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Wimbledon 2010: Wimbledon Could Use a Dose of John McEnroe About Now

Ron FurlongAnalyst IIJune 21, 2010

4 JUL 1981:  JOHN MCENROE OF THE UNITED STATES CELEBRATES AS HE WINS THE MENS SINGLES TITLE AT THE 1981 WIMBLEDON TENNIS CHAMPIONSHIPS. MCENROE DEFEATED BJORN BORG OF SWEDEN 4-6, 7-6, 7-6, 6-4 TO TAKE THE TITLE.
Tony Duffy/Getty Images

Call me crazy, which I'm sure some will, but when Wimbledon rolls around every summer I find myself missing John McEnroe.

I'm not sure why this longing is so acute at Wimbledon. I also feel it, to a slightly lesser extent, at the U.S. Open. But, it is at the All England Club that the nostalgia really creeps in and a little sadness overtakes me.

Four of McEnroe's major wins came at the U.S. Open, and three at Wimbledon.

Those are the two sites I associate the most with this tennis legend.

His single titles in England came in 1981, 1983, and 1984. All of McEnroe's major victories, in fact, came between that short window of 1979 to 1984.

His first taste of England and, maybe more to the point, England's first taste of McEnroe, was that of frustration and loss.

His first year in at Wimbledon, in 1977, he made the semi finals, but followed that up with a first round exit in 1978, and a fourth round exit in 1979. But it was 1980 that Mac made the big stage.

In the 1980 single's final, John played a classic match against Bjorn Borg. Borg won, but John had left his mark on Wimbledon. In the semi-final he won that year over Jimmy Connors, Mac was booed by the Wimbledon crowd as he walked off, in response to his heated exchanges he had with officials during the match. Oh, if they only knew!

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A year later John got his revenge on Borg in the finals, winning his first Wimbledon title. It was during that 1981 tournament that John made famous a couple of phrases. One, "You cannot be serious," and another, "Pits of the world."

The All England Club faithful didn't warm up too quickly to John in those early years.

A loss in the 1982 finals to Connors and then, in 1983 and 1984, the love affair with Wimbledon began.

The 1983 win was over New Zealand's Chris Lewis, and in 1984 a quick destruction of rival Jimmy Connors.

So what exactly, you may ask, do I miss about John McEnroe?

You may say to me that there have been others as successful as Mac at Wimbledon. Borg, Samparas, and Federer all won more titles than Mac. Boris Becker equaled John with his three.

Borg is a player I do miss, especially the epic battles with McEnroe and Connors. Becker? Can't say I miss a lot about Boris Becker. Does anyone? Same with Sampras. Something was just missing with these guys. Sure, they played great tennis, but they didn't bring the theater to the game like McEnroe did; or even Connors. But Connors, as great as he was, won only twice at Wimbledon. And Andre Agassi, to throw another great name out there, only once.

Federer, of course, doesn't need to be missed quite yet, as he is still adding to his incredible total.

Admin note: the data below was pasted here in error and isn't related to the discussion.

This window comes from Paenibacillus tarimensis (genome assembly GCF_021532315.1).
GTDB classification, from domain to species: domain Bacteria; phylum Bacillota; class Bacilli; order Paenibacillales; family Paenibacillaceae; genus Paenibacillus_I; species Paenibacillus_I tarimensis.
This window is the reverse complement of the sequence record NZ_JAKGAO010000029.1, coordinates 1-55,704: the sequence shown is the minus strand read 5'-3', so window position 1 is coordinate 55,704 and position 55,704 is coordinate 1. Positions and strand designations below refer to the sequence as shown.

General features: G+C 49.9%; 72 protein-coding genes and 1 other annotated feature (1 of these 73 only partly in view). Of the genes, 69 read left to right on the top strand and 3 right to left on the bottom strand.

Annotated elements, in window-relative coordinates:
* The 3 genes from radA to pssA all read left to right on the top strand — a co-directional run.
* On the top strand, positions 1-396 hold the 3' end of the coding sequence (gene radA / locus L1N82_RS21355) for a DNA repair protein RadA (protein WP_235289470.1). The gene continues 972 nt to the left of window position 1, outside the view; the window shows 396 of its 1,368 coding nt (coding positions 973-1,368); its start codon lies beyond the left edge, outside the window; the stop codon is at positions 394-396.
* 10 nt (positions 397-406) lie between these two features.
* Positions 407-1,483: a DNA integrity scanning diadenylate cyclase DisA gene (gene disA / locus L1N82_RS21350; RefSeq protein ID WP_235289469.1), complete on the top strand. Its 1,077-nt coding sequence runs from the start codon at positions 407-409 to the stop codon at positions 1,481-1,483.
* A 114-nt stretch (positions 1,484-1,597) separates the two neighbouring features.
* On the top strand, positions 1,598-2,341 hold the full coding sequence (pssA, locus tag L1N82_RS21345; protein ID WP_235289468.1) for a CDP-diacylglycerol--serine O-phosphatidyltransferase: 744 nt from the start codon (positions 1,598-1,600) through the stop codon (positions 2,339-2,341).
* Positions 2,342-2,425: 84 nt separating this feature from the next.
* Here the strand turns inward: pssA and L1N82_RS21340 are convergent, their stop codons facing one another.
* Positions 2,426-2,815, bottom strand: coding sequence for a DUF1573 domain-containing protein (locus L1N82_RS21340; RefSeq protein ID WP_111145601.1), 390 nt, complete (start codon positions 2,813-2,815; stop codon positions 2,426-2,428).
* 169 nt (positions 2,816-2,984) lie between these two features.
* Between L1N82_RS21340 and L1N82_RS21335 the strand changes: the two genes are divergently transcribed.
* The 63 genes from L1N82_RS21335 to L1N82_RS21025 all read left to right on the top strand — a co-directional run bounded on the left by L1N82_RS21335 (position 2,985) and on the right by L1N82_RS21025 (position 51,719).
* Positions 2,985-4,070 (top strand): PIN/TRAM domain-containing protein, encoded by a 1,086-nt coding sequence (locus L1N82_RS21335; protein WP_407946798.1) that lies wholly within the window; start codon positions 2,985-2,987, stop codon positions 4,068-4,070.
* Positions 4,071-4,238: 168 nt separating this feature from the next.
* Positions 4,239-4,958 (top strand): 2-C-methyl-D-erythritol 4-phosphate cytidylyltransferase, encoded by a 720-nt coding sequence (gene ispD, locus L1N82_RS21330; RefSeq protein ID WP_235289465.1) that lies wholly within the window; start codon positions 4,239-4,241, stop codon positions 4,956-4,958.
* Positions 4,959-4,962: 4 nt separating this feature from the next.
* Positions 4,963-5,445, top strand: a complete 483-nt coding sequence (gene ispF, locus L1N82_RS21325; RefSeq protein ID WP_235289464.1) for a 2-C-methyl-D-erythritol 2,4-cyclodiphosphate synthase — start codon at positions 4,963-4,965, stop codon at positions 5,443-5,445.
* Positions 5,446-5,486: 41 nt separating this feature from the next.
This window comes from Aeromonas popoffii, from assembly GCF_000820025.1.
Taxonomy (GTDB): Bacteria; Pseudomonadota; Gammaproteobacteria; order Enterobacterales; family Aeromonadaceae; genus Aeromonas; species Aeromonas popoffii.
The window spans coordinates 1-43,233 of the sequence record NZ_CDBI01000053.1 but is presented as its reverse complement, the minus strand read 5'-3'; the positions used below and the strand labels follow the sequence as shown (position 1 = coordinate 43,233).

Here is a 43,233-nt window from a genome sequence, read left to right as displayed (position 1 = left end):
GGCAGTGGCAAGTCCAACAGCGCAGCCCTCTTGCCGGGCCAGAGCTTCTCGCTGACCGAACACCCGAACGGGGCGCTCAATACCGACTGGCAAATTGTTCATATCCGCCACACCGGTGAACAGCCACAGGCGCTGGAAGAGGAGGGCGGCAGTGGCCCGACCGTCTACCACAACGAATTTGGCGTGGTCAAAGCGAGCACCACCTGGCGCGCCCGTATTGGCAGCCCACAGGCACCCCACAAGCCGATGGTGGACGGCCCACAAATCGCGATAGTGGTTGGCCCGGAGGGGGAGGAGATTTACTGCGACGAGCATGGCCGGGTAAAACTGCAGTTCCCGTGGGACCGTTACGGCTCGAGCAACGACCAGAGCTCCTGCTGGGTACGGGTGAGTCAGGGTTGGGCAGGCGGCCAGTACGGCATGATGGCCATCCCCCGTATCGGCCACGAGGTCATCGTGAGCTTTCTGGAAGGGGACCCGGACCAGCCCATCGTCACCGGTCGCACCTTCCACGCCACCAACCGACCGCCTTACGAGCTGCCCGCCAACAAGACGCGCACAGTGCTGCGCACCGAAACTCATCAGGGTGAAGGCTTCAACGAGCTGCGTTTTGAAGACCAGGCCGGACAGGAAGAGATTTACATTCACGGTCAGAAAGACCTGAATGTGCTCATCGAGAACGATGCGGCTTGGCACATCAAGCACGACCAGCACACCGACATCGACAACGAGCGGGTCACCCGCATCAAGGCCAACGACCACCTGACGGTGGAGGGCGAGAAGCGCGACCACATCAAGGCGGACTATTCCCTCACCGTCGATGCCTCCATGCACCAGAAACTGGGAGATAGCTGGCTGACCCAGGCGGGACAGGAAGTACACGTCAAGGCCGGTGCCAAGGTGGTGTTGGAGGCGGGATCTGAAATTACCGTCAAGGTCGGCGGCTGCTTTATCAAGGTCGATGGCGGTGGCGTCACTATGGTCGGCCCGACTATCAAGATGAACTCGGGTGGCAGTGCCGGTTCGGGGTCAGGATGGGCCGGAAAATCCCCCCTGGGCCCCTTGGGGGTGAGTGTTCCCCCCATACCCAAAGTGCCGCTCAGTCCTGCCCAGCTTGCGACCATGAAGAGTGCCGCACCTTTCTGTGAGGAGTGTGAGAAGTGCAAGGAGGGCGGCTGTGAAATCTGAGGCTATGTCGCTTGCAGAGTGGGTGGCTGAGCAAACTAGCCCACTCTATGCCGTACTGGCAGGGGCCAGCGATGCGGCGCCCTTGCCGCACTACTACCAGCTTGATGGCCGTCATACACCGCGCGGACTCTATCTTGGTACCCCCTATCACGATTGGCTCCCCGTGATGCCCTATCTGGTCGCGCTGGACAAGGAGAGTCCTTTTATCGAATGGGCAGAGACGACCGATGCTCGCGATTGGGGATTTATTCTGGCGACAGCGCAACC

Another thing John McEnroe brought to Wimbledon (and Flushing Meadows, for that matter), was charisma. It wasn't just the theater of yelling at the officials. It was something else. I think the main thing that always drew me to McEnroe was the fact that he wore his emotions on his sleeve. Nothing was hidden.

This wasn't always good, granted, and it occasionally entered into the "uncomfortable to watch" zone, but it was what it was. Johnny Mac never held back. And it may have helped him succeed.

John's arch-rival at Wimbledon (in addition to Bjorn Borg) was Wimbledon referee Alan Mills. Even Mills said that is was a shame McEnroe was remembered more for his temper than his tennis.

"It is unfortunate he really won't be remembered for his fantastic tennis," Mills told BBC Radio Merseyside last week. "He'll be remembered for his occasional tantrum."

Mills added: "It seemed to me if something happened he got a rush of adrenaline and started playing much better for it, whereas other players would bottle it up inside them and it would affect their game."

"John and I have had a very interesting relationship over the years and I think we have a very good rapport at the moment."

Mills and McEnroe were both in Liverpool last week, as Mills was the referee at the Liverpool International Tournament, and John was playing doubles with Martina Hingis.

McEnroe and Hingis won, and John also won the legends singles title over Mikael Penfors; 7-6, 7-6, in a tense match. This was interesting, as 20 years ago McEnroe was disqualified in a match against Penfors in the fourth round of the  Australian Open for (of all things!) berating officials. Mac got his revenge over the weekend in Liverpool.

McEnroe had some of the quickest hands you have ever seen, and his vision was legendary. Perhaps his greatest asset was out-thinking his opponent. His unique ability to plot a strategy and follow through with it allowed him to beat players with harder serves and stronger fore-hands and quicker feet. McEnroe's ability to beat Ivan Lendl in his prime is a great example of this.

He has often reminded me of the great pitcher Greg Maddux. Never had the best stuff in the world, but for some reason he rarely lost.

All the things that made John McEnroe a fierce competitor and great on the tennis court are the same things that make him one of sports' best commentators. He knows tennis, and he tells it like it is. Just as when he played, he leaves nothing inside.

So that's why I miss John McEnroe at Wimbledon, and why I'll miss him later this summer in New York.

I still love the tennis of today's stars. I love the story lines with Federer and Nadal. I love the sport. But it will never quite have that same intensity. That same "wear it on your sleeve" mentality of one of Wimbledon's all-time greats.

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